- Häftad (Paperback / softback)
- Antal sidor
- New ed
- Winner of Winner, 2005 DAAD Book Prize (German Studies Assoc.
- Cornell University Press
- unspecified 22 Illustrations
- 5 maps, 1 table, 16 halftones
- 240 x 168 x 25 mm
- Antal komponenter
- 640 g
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Military Culture and the Practices of War in Imperial Germany
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"Absolute Destruction is a stimulating, scholarly, fluent, and important book.... Almost everything Isabel V. Hull says about German military thought, about Germany's institutional weaknesses in the formulation of strategy, and about the result in war itself-particularly that tactical skill and operational art did duty for strategy-is shrewd and sensible. However, the originality of her book resides elsewhere: in the links between colonial war and European war, and between the German Army and other European armies." * Times Literary Supplement * "Isabel V. Hull has written a powerful analysis of the Prusso-German military between the founding of the German Empire in 1871 up to the end of World War I.... It is not difficult to predict that Hull's analytical framework will generate debate and further research.... This is a rich and thoughtful book that will lead historians of modern Germany to reexamine the decade prior to 1918, and it may also push scholars of the military in other European societies to test again the relationship between military-political institutions and the resort to extreme violence." * American Historical Review * "Hull writes with passion as well as exactitude. From the first sentence her target becomes institutional extremism, here meaning the military culture that dominated Germany from 1870 through World War I.... She analyzes the presuppositions and implicit assumptions behind military institutions that lead more to particular choices regarding the use of violence during war than do explicit policies or detailed planning." * History: Reviews of New Books * "'Brilliant' is an adjective that should be used sparingly by reviewers, so that when a truly brilliant book like this one comes along it can be properly designated. Using the concept of organizational culture as her analytical framework, Isabel Hull lays out a coherent explanation for the fact that the Prussian-German army of 1870-1918, in most respects the world's best, functioned so disastrously at the task of formulating strategy in support of rational state policy." * Journal of Military History *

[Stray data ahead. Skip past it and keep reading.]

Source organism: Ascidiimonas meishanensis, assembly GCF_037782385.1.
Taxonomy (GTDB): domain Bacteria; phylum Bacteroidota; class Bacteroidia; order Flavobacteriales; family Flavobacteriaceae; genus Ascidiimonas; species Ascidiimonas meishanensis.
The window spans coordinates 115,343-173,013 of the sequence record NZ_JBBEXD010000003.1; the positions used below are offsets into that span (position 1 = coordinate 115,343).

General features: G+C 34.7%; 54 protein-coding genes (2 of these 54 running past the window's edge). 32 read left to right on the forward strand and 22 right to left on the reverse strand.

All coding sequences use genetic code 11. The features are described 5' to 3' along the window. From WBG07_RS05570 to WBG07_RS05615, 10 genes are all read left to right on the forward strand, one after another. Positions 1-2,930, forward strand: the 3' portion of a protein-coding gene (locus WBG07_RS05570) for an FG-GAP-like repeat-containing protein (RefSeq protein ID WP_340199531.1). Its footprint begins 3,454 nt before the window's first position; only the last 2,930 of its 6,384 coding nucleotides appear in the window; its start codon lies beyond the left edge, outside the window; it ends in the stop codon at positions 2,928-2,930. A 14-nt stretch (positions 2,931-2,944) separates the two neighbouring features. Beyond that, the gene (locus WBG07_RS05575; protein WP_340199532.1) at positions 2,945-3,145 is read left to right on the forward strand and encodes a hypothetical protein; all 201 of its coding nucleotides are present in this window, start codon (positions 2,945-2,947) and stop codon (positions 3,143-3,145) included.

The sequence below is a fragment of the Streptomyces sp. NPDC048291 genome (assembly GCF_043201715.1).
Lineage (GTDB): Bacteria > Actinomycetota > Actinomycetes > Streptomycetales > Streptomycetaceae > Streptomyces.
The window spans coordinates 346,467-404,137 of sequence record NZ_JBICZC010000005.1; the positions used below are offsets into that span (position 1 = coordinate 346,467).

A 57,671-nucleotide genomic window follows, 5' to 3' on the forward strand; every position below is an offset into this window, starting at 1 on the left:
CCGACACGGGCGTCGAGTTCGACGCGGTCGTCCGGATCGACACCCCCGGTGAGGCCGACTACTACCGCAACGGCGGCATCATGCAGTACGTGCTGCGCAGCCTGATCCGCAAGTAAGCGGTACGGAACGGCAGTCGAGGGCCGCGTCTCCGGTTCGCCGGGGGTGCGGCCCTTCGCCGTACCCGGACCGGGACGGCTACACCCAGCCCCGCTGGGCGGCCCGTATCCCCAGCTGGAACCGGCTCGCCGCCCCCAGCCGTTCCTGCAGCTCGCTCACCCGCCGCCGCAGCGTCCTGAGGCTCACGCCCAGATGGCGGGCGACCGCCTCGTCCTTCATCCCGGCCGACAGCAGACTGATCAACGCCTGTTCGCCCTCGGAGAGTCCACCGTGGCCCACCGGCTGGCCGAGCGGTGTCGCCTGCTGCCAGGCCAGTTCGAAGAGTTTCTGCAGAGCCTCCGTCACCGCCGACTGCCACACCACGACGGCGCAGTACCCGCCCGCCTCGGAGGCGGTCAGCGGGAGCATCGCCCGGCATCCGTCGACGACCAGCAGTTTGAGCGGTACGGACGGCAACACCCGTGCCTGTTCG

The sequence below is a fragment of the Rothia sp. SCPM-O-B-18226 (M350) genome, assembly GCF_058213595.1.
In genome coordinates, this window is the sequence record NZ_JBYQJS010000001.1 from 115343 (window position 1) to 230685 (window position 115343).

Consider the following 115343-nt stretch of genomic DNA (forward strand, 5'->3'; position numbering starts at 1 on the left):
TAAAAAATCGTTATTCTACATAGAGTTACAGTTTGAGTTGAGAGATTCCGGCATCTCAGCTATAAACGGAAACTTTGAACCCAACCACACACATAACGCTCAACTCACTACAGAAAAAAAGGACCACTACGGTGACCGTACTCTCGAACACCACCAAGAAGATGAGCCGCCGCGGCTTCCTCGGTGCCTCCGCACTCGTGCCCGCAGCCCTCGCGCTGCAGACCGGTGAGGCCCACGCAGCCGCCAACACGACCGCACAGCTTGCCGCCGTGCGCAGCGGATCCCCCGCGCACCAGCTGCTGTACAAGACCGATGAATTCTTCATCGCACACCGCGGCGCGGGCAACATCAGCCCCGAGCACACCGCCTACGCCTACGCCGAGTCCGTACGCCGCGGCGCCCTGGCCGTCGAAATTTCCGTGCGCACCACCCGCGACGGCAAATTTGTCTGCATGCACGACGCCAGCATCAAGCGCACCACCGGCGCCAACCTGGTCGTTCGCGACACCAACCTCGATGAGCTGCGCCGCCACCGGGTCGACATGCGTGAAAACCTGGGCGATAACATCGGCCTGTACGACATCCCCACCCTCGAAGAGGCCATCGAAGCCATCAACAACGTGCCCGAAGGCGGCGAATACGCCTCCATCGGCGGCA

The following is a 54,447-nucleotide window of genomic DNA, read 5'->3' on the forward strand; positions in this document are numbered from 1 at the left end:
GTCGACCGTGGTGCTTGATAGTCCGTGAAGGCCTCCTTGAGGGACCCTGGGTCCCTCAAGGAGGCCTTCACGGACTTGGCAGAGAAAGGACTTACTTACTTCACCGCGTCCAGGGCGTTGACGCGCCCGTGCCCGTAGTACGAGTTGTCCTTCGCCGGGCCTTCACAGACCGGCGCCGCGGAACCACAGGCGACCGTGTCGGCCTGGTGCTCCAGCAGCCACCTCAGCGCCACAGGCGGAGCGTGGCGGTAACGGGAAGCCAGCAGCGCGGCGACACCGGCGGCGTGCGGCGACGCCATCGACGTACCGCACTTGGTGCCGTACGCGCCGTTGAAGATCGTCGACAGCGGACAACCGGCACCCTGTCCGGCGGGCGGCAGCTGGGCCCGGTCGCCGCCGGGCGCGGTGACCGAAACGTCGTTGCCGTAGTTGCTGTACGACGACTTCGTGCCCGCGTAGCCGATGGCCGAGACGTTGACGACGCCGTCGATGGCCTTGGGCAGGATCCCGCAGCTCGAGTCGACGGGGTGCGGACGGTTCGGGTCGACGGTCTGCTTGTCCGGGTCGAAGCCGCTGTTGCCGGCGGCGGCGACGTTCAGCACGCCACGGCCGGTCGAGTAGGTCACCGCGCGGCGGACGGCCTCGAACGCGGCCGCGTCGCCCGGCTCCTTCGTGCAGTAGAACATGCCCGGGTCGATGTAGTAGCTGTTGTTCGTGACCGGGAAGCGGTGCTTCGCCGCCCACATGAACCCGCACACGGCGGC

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Isabel V. Hull is John Stambaugh Professor of History at Cornell University. She is the author of Sexuality, State, and Civil Society in Germany, 1700-1815 (also from Cornell) and The Entourage of Kaiser Wilhelm II, 1888-1918, and the coeditor of German Nationalism and the European Response, 1890-1945.
IntroductionPart I: Suppression Becomes Annihilation: Southwest Africa, 1904-1907 1. Waterberg 2. Pursuit and Annihilation 3. Death by ImprisonmentPart II: Military Culture 4. National Politics and Military Culture 5. Lessons of 1870-71: Institutions and Law 6. Standard Practices 7. Doctrines of Fear and Force 8. Stopping the ProcessPart III: The First World War 9. Waging War, 1914-1916: Risk, Extremes, and Limits 10. Civilians as Objects of Military Necessity 11. The Armenian Genocide 12. Repetition and Self-DestructionsConclusions and ImplicationsBibliography Index